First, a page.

▶주메뉴 바로가기

▶본문 바로가기

THE INVESTOR
October 22, 2020
Big Reunion

Startups & Investors

How once rising sports platform TLX Pass fell

  • PUBLISHED :September 22, 2020 - 12:49
  • UPDATED :September 22, 2020 - 12:49
  • 폰트작게
  • 폰트크게
  • facebook
  • twitter
  • sms
  • print

In its heyday, South Korea’s top actor Hyun Bin was the face of TLX Pass, a revolutionary fitness platform that made waves throughout the industry.

TLX offered passes that could be used at multiple sports centers, bypassing the need to sign up for lengthy memberships. The idea was to free users from being bound to one particular gym, allowing them to choose from various sports activities regardless of location. With 4,000 gyms and studios in its network and 510,000 users, TLX’s revenue reached 11.3 billion won ($9.54 million) in 2017. In 2018, the company was heading towards a record-high revenue and was expanding its partnership with various companies including Nike, Visa and GS25. 

TLX’s 2018 advertisement featuring actor Hyun Bin (TLX)



A strategic move to scale up and pass the break-even point at the time involved a massive TV advertisement campaign. The ad, which cost 3 billion won to produce, was supposed to take the platform to a wider audience and be a catalyst for the company’s next wave of growth.

That strategic move, however, turned out to be the beginning of the end for the company which on May 13 filed for a corporate rehabilitation procedure.

“The company was growing by 20 percent in sales each year and in late 2018 carried out a massive marketing campaign including TV commercials to attract new users,” the company’s founders said in a regulatory filing.

“Due to the cash crunch brought on by the heavy spending on TV advertisements, we were forced to reallocate funds initially intended for the user fees of our gym network to finance the exorbitant advertisement and operating costs.”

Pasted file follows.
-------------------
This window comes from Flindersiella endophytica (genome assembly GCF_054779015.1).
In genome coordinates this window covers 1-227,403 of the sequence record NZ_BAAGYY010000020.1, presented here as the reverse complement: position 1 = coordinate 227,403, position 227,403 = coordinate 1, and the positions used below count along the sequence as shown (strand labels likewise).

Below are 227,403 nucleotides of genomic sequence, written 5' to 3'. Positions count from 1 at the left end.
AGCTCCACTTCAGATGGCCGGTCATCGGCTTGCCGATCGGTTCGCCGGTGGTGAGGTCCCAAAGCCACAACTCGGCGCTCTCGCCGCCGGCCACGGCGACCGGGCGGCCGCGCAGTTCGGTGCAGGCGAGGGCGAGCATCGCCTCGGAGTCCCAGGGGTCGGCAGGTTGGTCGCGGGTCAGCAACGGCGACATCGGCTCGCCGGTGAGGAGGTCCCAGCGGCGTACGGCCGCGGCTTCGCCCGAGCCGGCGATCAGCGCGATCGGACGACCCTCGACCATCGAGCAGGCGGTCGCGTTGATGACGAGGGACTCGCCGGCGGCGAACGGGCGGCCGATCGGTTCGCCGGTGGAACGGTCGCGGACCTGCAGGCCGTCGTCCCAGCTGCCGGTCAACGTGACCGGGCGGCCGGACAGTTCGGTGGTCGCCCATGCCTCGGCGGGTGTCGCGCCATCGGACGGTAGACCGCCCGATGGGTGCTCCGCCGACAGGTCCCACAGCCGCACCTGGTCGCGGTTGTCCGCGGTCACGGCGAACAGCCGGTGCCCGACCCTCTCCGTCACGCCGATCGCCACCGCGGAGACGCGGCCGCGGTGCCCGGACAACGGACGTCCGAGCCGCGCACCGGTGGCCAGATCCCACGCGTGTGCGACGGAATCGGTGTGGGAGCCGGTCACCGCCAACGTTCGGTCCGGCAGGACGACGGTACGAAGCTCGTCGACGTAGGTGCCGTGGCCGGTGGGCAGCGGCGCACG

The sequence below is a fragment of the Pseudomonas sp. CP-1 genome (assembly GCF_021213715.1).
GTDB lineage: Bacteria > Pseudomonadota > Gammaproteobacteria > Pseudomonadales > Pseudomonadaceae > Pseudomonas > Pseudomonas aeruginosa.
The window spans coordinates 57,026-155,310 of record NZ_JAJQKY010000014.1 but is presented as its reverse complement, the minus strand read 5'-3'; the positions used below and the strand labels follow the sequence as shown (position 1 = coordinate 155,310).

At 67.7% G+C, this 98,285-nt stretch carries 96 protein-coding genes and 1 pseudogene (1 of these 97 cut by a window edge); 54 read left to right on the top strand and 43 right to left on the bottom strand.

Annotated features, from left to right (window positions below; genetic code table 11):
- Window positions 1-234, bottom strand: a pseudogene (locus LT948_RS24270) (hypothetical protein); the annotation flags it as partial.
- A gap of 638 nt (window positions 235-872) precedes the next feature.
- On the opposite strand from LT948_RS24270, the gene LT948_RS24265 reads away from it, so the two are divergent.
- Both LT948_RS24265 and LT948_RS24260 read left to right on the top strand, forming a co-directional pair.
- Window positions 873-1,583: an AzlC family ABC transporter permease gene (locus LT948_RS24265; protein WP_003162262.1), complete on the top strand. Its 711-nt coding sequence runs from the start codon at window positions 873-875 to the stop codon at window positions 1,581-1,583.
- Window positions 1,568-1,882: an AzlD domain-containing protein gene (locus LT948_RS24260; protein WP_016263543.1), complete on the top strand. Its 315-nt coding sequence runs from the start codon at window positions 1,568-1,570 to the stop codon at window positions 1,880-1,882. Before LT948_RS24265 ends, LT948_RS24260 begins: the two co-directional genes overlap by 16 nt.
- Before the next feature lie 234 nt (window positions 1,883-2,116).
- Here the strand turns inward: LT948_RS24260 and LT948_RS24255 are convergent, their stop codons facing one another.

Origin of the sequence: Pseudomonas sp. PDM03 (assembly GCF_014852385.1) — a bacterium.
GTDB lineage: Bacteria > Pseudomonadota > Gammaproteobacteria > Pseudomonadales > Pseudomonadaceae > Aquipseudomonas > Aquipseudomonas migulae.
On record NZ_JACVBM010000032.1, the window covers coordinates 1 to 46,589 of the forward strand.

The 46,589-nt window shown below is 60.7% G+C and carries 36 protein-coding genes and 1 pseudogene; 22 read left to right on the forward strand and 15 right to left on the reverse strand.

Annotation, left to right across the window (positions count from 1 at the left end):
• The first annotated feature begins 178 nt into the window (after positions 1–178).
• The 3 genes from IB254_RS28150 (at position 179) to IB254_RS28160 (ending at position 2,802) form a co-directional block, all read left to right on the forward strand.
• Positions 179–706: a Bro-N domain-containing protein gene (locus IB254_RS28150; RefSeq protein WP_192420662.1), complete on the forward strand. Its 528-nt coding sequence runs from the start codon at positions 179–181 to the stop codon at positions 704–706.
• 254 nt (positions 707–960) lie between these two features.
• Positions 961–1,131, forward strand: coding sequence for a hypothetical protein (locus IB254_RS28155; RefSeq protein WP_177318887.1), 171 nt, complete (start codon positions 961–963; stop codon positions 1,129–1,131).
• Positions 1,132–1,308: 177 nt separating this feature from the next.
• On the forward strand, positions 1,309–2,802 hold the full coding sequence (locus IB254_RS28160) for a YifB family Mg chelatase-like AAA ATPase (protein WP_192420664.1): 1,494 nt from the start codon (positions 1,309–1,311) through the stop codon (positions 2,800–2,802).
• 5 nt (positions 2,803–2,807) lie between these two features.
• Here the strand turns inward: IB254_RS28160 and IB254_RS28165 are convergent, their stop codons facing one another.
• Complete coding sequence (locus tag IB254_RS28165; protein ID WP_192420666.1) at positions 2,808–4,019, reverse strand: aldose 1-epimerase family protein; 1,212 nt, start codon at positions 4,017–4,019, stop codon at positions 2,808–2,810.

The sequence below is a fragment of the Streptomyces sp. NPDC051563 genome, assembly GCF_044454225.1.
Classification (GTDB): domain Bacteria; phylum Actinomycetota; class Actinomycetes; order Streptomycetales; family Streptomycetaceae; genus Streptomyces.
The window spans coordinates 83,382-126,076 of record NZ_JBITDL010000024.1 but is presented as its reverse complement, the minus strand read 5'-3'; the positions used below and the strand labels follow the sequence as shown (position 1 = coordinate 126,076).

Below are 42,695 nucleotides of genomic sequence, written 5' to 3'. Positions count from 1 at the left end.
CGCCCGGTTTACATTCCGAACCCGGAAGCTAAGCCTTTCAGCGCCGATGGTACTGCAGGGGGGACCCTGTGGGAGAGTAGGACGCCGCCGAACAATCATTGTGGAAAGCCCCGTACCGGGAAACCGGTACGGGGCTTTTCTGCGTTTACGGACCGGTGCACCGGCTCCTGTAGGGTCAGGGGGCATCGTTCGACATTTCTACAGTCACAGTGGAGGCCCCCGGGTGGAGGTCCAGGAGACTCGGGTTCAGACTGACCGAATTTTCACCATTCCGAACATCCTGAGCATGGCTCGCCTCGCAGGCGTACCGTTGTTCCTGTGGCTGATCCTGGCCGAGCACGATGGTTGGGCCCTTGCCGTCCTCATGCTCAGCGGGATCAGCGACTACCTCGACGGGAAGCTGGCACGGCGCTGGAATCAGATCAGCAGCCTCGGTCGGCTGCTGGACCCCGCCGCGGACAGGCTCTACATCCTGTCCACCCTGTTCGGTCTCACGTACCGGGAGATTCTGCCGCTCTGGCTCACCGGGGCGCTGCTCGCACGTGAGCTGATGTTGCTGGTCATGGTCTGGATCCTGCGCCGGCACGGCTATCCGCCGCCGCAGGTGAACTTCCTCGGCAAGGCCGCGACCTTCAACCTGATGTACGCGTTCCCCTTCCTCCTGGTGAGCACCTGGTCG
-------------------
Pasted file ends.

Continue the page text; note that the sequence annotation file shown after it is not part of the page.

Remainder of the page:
TLX now owes 3.5 billion won to sports centers, 2.5 billion won to users and 7 billion won to banks and its employees.

According to the filing, another factor in the discrepancy in profits and losses were initial membership discounts that required further margin cuts. “The company makes money from the price difference between the cost of TLX passes users pay for and the fees we pay our networks. To attract more users, we sold passes at a discount.”

The company lowered the price of TLX passes for customers while maintaining the fees it paid to sports centers.

The company also failed to procure fresh investments. In 2015, the company began the service and from 2016 to 2018, it raised a total of 7.5 billion won including 5 billion from LB Investment and One & Partners.

“As a sort of IT startup, the company needed more funding until it reached a breakeven point and expected to reach that point after the aggressive advertisement push, but to no avail,” they said.

“After new funding rounds were continuously delayed and failed in 2019, we reached to this point,” the founders confessed, adding that they are doing their best to minimize loss for debtors and to pay back creditors as soon as possible.

Even though the Seoul Bankruptcy Court’s research found that the company is not economically viable and liquidation value is bigger than the company’s reorganization, the company is seeking to revive the company via a merger and acquisition by its competitor, Everyplay, a startup that offers a similar sports platform called Everyfit. Everyplay is backed by NetMarble, South Korea’s leading mobile game company, which has a 72.7 percent share in the platform. Everyplay is currently negotiating with TLX’s member sport centers to pursuade them to agree on TLX’s rehabilitation.

“Everyplay is mulling the M&A of TLX Pass to mitigate the loss of users and partners in the sports and beauty industires and to maintain trust in partner facilities,” Kim Jong-in, the CEO of Everyplay, said.

By Park Ga-young (gypark@heraldcorp.com)

  • facebook
  • twitter
  • sms
  • print

EDITOR'S PICKS